18 February 2010

Looking for a few good women...

Another day, another great article from Small Wars Journal. Today, I was treated to a great piece on "Female Engagement Teams" (or "FET"), teams of female American service members and linguists who gather human intelligence and perform medical care in Afghan villages.

Counterinsurgency is all about the population, and guess what: half the population is female. More importantly, women also comprise the most vehemently anti-Taliban portion of Afghanistan's population. If you're looking to start an "oil spot" among the local population, winning over the women is a good starting point.

Westerners often overlook the role of women in the Muslim cultures, relying on stereotypes which teach us that women play little role, if any, in these sorts of societies. Nothing could be further from the truth; the role of women in Pashtun regions should be no surprise to anyone who has opened up a sociology textbook. As the authors note, engaging both women and men with FETs pays off huge dividends in counterinsurgency operations:

Some officers still imagine that engaging women is not worth the effort. “Pashtun women don’t have enough influence or knowledge to make valuable allies,” they argue. On the contrary, experience confirms that local women wield more influence in their homes—including over their husbands and their sons—than people uninitiated in Afghan family culture believe to be the case.

Rural Pashtun women are responsible for raising children, collecting water, cooking, and helping farm and care for animals, among other jobs. Though rarely seen by outsiders, they are keen observers and opinion-makers about the goings-on in their villages. “The women pass all the news in the villages,” says an Afghan National Army colonel who cautions against ignoring half the country’s population. “They know who is doing what, who should and should not be in the area. They talk around the well or while they are collecting firewood about the news they have heard from their husbands [and their kids].”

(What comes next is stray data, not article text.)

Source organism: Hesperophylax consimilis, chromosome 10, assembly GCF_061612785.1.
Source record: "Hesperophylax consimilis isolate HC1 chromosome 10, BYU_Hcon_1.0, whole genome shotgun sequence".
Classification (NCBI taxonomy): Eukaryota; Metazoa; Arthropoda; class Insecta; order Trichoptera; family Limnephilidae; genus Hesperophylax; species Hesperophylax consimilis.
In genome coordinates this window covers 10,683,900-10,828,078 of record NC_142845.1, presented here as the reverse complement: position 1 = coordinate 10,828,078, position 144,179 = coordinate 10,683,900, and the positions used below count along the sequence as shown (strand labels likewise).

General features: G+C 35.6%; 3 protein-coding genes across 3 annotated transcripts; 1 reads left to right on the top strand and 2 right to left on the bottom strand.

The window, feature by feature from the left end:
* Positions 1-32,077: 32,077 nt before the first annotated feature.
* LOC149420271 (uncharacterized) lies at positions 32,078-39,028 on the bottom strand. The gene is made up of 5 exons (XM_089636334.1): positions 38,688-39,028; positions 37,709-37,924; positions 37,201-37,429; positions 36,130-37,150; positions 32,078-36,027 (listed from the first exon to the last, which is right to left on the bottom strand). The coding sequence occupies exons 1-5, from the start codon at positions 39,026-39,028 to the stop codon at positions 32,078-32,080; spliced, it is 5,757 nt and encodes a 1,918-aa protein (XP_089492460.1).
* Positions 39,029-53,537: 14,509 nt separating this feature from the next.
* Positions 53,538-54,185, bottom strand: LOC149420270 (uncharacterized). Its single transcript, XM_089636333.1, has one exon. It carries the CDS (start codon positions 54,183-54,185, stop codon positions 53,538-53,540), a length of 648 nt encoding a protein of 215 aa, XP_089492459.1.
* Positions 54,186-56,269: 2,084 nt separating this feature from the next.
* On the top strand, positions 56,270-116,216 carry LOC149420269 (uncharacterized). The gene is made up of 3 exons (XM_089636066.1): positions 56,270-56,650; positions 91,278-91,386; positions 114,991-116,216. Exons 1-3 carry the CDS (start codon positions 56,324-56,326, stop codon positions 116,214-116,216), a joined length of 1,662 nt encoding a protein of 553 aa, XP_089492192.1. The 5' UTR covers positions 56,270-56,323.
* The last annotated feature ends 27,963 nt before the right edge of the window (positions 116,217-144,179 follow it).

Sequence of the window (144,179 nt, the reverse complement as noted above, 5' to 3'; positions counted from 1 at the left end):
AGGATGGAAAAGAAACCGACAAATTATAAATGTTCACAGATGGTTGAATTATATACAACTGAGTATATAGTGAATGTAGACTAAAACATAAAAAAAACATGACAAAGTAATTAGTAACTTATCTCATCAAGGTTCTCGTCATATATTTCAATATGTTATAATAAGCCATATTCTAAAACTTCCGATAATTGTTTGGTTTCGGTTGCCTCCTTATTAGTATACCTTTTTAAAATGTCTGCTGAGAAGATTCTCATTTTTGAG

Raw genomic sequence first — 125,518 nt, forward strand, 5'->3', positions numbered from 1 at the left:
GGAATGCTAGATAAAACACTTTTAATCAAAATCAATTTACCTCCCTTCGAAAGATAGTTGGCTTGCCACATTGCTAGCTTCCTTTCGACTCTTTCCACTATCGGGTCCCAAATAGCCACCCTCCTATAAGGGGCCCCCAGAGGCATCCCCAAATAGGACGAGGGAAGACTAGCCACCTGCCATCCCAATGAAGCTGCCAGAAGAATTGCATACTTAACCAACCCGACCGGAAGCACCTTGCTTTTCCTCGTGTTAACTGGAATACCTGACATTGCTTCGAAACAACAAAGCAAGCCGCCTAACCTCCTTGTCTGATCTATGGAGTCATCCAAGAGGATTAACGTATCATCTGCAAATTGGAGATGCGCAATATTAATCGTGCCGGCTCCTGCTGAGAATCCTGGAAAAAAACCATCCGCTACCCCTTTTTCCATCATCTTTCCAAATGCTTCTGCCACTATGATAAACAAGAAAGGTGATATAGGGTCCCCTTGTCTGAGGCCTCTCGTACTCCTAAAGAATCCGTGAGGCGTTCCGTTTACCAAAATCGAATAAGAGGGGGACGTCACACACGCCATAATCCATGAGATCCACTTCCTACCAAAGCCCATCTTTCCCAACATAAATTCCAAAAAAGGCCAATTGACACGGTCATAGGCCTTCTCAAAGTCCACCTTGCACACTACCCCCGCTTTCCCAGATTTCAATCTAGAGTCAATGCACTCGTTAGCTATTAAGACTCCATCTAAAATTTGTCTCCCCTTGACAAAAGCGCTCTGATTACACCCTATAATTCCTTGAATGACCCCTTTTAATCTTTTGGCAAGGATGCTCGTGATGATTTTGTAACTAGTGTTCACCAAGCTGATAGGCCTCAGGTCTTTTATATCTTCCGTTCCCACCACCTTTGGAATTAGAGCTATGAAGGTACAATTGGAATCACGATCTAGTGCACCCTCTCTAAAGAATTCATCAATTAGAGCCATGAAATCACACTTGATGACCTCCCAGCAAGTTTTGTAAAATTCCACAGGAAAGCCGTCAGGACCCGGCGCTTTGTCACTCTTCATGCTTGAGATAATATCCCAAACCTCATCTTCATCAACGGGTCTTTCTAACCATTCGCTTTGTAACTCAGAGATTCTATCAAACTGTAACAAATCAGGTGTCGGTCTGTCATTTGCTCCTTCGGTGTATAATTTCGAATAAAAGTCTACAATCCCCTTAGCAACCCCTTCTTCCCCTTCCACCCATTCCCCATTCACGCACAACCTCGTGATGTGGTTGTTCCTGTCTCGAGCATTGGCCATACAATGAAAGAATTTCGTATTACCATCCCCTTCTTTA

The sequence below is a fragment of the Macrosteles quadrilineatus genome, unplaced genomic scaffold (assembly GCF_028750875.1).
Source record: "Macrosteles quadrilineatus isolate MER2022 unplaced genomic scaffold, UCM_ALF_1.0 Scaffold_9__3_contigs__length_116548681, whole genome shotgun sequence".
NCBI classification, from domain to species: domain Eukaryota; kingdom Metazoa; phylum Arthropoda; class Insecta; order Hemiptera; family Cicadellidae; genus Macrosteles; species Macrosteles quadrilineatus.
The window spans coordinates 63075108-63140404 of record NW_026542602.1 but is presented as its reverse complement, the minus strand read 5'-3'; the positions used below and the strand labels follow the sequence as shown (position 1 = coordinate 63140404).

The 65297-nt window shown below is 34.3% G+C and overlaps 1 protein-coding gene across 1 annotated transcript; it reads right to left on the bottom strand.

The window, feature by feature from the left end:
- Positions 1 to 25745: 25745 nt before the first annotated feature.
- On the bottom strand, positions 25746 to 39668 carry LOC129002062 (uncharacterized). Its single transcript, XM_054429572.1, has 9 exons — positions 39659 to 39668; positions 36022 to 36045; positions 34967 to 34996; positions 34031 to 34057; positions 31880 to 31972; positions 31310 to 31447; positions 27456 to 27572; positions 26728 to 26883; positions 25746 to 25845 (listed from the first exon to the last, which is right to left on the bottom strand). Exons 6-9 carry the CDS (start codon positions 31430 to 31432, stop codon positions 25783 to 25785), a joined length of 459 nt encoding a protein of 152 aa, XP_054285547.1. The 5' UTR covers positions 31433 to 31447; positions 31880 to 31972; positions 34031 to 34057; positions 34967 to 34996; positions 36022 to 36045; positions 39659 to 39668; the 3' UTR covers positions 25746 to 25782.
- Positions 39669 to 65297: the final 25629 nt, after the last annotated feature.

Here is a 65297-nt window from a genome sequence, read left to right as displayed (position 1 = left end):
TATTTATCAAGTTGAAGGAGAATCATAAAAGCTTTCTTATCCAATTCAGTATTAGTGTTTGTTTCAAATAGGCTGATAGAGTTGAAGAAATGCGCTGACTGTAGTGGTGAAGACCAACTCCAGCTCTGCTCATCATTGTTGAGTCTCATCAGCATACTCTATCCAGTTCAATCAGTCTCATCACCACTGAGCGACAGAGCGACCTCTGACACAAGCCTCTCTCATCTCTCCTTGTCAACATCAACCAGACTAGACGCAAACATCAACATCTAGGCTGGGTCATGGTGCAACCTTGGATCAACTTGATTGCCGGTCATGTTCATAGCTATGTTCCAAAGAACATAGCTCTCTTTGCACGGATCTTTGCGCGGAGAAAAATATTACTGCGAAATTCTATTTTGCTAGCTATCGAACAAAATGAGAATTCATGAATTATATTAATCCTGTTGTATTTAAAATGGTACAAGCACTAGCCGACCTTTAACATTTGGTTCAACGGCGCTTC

The tactical benefits of speaking with women have already been well established. Pashtun women have on numerous occasions given FETs important information about local personalities, economics, and grievances, as well as about the enemy. The longer-term benefits of earning the confidence and support of Afghan women are more difficult to quantify but, on balance, are likely to be even more profound....

...Many Pashtun men, far from shunning American women, show a preference for interacting with them over U.S. men. Pashtun men tend to view foreign women troops as a kind of “third gender.” As a result, female servicewomen are accorded the advantages, rather than the disadvantages, of both genders: they are extended the respect shown to men, but are granted the access to home and family normally reserved to women. In many circumstances, this attitude opens opportunities to allied forces. Afghan culture turns out to be more flexible than many male officers have conditioned themselves to believe.
As the article stresses, few commanders realize the value of FETs, and the teams are often undermanned, or staffed by female "volunteers"--which, in military terminology, means less-than-enthusiastic participants in the program. Moreover, serving on a FET is an "additional duty" for many, which means that a number of female service members still have to perform their regular "day jobs". In addition to the obvious difficulty of balancing two jobs, the New York Times also hints at a bigger issue, one of petty office politics. Indeed, if commanders are forced to give up a female for the FETs, they might choose to send their less-than-stellar performers, allowing their better female troops to divert their full attention to their regular duties. Once again, petty office politics sometimes rears its head.

Certainly, it should not be too difficult to fully staff these teams. There are many females assigned logistical or administrative jobs on large forward operating bases who would love to get out from behind a desk and participate in FETs. In fact, on larger forward operating bases, it's easy to forget that you're in another country, as there's often little more than US service members and contractors running about. Surprisingly,
female service members had a higher chance of becoming pregnant than they did of meeting an actual Afghan female "outside the wire"!

I found it interesting that many FET members actually asked to have their tours of duty extended, and claimed that they would volunteer to return to Afghanistan as a FET. Rank need not be a factor among FET team members either, FETs need women with good social and diplomatic skills, and they need full-time, enthusiastic participants, not "hey-you" team members.

There are a lot of great vignettes in the article that are well-worth reading. Most amusing, though, was the ending, in which the authors dubunk the rumor that women aren't allowed in jobs which specialize in combat. People still believe that in this day and age?

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